Kensington Publishing Company has a new Kindle Store freebie this morning: a lengthy excerpt from Brad Herzog’s new road memoir Turn Left At The Trojan Horse. At 936 “locations,” this is over 5 times the length of a Kindle sample, and the full-length book is available for pre-order here until its release on Tuesday. The book is being billed as On the Road meets Eat, Pray, Love, if you can get your head around that combination. Kirkus Reviews says “Herzog’s third travel memoir follows the highways cross-country examining the idea of the hero along the way. He captures stunning details of the American landscape. The hero’s return, is irresistible…a near-perfect ending.”
At a party Saturday evening, I met an author who has published several of her novels with Kensington, Robin Reardon, and I told her she was very well positioned for the ebook revolution because Kensington, a successful New York-based independent publishing company, is light years ahead of dinosaurs like Penguin Pearson in understanding how to connect with ebook readers. Much more on this later, but let me just mention that Penguin, coincidentially, is the publisher of the two books mentioned above in that On the Road meets Eat, Pray, Love comparison, and both of the Penguin titles are terribly overpriced in their Kindle editions since Penguin established its new predatory pricing plan under the agency model.
“Eric von Hippel has a penchant for identifying important aspects of technological innovation that run contrary to conventional wisdom and to the thrust of conventional scholarship. His work on the important role that users, rather than suppliers, play in the advance of technology casts the process in a new light. This book is an intellectual feast.”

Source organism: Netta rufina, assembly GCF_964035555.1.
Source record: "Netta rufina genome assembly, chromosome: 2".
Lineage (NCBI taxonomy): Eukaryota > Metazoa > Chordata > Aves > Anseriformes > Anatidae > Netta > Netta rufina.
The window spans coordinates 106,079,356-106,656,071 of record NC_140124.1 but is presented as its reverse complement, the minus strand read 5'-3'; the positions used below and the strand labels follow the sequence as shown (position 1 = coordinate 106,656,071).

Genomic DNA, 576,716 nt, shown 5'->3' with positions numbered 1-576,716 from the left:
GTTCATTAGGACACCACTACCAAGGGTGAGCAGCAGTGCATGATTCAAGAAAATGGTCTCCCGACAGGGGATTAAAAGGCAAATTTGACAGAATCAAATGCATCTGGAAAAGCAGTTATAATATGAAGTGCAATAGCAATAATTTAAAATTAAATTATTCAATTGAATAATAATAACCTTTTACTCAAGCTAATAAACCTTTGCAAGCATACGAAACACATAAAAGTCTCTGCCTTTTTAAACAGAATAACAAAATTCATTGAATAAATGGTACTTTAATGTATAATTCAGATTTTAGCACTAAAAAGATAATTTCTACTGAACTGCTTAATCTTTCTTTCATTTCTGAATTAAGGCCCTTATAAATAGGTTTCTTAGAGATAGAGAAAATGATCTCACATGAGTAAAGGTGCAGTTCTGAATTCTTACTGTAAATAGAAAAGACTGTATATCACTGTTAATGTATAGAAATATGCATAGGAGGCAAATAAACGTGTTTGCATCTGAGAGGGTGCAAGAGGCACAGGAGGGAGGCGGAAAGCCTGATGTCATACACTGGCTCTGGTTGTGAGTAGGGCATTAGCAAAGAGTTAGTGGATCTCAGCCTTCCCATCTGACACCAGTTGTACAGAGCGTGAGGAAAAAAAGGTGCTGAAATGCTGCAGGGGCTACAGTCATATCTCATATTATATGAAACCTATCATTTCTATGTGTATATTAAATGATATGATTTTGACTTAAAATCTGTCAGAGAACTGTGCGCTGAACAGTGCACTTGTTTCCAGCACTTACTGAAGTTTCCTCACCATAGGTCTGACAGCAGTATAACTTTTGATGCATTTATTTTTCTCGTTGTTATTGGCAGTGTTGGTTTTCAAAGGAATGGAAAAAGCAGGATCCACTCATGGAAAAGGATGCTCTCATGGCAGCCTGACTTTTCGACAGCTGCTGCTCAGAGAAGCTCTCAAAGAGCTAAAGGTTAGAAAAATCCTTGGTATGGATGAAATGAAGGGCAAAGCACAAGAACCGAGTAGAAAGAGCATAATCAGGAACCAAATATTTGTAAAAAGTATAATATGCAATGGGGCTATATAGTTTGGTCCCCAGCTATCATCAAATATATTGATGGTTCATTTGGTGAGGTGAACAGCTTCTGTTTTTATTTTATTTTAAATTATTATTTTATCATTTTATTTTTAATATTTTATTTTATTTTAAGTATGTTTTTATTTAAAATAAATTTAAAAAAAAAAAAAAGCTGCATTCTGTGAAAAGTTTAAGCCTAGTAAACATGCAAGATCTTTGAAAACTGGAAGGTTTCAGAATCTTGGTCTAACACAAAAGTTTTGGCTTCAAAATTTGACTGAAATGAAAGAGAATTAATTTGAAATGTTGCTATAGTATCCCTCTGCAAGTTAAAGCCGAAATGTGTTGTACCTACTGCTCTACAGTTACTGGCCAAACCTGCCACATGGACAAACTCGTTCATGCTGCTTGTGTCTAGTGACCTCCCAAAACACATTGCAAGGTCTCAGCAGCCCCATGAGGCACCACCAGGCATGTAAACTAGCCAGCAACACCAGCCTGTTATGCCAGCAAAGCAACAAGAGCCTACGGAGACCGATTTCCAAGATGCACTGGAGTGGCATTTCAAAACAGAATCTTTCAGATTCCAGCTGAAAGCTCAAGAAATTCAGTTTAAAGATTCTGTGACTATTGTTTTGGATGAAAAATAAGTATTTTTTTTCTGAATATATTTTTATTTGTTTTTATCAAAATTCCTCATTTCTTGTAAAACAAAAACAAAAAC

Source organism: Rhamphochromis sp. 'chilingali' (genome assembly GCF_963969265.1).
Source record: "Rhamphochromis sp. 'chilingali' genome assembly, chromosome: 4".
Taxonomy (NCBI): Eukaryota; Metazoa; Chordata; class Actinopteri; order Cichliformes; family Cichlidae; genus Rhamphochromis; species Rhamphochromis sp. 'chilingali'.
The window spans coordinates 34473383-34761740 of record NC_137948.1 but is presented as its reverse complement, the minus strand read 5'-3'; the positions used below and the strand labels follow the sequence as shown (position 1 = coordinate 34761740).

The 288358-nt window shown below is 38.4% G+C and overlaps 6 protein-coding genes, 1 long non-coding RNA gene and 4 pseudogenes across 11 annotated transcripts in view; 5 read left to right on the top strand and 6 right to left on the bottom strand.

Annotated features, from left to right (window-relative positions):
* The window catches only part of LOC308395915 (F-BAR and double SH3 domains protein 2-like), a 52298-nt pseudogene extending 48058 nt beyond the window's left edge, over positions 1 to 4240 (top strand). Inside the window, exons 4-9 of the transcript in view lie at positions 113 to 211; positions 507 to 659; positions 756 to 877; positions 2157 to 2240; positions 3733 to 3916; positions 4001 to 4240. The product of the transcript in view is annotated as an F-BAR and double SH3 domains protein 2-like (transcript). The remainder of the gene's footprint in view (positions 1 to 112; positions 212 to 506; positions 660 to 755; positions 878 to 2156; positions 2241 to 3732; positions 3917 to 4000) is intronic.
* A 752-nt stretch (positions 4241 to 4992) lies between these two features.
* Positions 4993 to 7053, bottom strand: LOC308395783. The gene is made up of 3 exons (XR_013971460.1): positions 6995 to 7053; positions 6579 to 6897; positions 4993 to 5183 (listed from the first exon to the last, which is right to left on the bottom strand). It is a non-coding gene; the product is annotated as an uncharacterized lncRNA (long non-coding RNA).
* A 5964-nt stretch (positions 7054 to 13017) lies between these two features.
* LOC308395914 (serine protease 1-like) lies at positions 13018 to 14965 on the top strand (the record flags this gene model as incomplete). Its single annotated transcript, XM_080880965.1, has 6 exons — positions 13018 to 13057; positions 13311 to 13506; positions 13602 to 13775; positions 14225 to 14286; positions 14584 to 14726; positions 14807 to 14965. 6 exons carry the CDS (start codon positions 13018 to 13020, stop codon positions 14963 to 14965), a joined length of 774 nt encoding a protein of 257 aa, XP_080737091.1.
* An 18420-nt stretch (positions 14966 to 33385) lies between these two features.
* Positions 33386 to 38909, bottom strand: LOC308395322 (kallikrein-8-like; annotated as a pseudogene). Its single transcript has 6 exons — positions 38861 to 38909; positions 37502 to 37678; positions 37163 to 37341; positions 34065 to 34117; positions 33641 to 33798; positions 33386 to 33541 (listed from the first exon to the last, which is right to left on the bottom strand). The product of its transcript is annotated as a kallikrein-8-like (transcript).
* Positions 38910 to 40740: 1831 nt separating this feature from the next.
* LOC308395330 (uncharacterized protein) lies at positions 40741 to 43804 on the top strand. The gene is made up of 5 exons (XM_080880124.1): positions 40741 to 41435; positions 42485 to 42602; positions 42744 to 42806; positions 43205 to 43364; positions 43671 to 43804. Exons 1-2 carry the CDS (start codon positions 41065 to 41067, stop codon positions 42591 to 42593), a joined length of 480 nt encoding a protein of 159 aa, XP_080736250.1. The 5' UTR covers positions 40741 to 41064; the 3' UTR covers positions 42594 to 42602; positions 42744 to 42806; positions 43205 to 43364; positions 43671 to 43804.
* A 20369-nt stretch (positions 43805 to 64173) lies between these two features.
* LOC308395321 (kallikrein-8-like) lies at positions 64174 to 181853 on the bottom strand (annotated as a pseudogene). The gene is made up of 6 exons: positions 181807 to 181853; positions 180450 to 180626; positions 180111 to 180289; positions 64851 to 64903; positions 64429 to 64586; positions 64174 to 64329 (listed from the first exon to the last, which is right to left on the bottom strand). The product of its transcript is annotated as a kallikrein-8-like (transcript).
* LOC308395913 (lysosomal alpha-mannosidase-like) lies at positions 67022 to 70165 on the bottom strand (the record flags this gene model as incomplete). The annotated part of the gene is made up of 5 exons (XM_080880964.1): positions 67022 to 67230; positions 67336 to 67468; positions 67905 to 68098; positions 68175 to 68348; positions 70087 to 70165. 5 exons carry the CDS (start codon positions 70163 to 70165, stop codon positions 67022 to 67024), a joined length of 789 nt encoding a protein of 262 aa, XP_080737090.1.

—Richard R. Nelson, George Blumenthal Professor of International and Public Affairs, Business, and Law, Columbia University
“Eric von Hippel has written a genuinely important book on innovation. Combining a wealth of case studies and data with a clear and systematically developed theoretical framework, Democratizing Innovation turns much of how we think about innovation economics on its head. Von Hippel has provided us with a fascinating book that will challenge innovation theorists and businesses alike.”
—Yochai Benkler, Professor of Law, Yale Law School
- “Free” in the Kindle Store refers, for now, to the price for download to US-based Kindles. Amazon adds charges for Kindles based beyond US borders.
- Originally posted to Kindle Nation Daily 5.31.2010.
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Here are our other updated free promotional listings in the Kindle Store as of May 31:
An AmazonEncore title leads the list of free Kindle Store offerings on this lovely Spring morning, not that there’s anything wrong with that:
Here’s a quick free read (or text-to-speech listen) for your commute, just a little something to whet your appetite for the full release of J.A. Konrath’s latest Jack Daniels mystery, Shaken, which will be published initially in a Kindle exclusive by AmazonEncore this Fall and is available, at least for now, at a pre-order price of $2.99. I don’t ordinarily include many “free samples” in the Kindle Nation Daily Free Book Alerts because many of them are just trying to game the bestseller lists through the redundancy of offering something that is already free as a Kindle Store free sample. But when a teaser like Konrath’s comes out while the full ebook is still in its unreleased pre-order state, as in this case, a worthwhile purpose is served.